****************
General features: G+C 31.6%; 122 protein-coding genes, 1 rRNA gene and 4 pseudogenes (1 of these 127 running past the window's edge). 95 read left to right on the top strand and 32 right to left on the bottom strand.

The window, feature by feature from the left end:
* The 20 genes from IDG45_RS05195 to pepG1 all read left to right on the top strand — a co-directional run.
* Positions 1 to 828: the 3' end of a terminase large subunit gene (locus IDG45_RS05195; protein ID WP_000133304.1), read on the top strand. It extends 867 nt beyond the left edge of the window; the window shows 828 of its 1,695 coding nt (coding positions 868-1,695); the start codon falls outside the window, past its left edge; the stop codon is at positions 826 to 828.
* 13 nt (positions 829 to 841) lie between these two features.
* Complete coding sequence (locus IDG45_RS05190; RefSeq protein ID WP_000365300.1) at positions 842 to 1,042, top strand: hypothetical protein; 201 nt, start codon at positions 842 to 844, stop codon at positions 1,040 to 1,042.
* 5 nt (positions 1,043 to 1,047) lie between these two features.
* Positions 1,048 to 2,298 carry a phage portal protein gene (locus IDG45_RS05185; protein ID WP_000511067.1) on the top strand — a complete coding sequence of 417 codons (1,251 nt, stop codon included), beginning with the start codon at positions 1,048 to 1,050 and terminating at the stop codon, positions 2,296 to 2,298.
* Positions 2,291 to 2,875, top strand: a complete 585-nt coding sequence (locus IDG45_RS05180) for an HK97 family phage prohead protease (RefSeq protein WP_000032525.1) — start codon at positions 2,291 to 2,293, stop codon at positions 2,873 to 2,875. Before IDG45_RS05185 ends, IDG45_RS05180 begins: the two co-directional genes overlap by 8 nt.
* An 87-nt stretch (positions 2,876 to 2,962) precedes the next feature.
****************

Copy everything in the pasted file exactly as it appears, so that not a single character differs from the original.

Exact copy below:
General features: G+C 31.6%; 122 protein-coding genes, 1 rRNA gene and 4 pseudogenes (1 of these 127 running past the window's edge). 95 read left to right on the top strand and 32 right to left on the bottom strand.

The window, feature by feature from the left end:
* The 20 genes from IDG45_RS05195 to pepG1 all read left to right on the top strand — a co-directional run.
* Positions 1 to 828: the 3' end of a terminase large subunit gene (locus IDG45_RS05195; protein ID WP_000133304.1), read on the top strand. It extends 867 nt beyond the left edge of the window; the window shows 828 of its 1,695 coding nt (coding positions 868-1,695); the start codon falls outside the window, past its left edge; the stop codon is at positions 826 to 828.
* 13 nt (positions 829 to 841) lie between these two features.
* Complete coding sequence (locus IDG45_RS05190; RefSeq protein ID WP_000365300.1) at positions 842 to 1,042, top strand: hypothetical protein; 201 nt, start codon at positions 842 to 844, stop codon at positions 1,040 to 1,042.
* 5 nt (positions 1,043 to 1,047) lie between these two features.
* Positions 1,048 to 2,298 carry a phage portal protein gene (locus IDG45_RS05185; protein ID WP_000511067.1) on the top strand — a complete coding sequence of 417 codons (1,251 nt, stop codon included), beginning with the start codon at positions 1,048 to 1,050 and terminating at the stop codon, positions 2,296 to 2,298.
* Positions 2,291 to 2,875, top strand: a complete 585-nt coding sequence (locus IDG45_RS05180) for an HK97 family phage prohead protease (RefSeq protein WP_000032525.1) — start codon at positions 2,291 to 2,293, stop codon at positions 2,873 to 2,875. Before IDG45_RS05185 ends, IDG45_RS05180 begins: the two co-directional genes overlap by 8 nt.
* An 87-nt stretch (positions 2,876 to 2,962) precedes the next feature.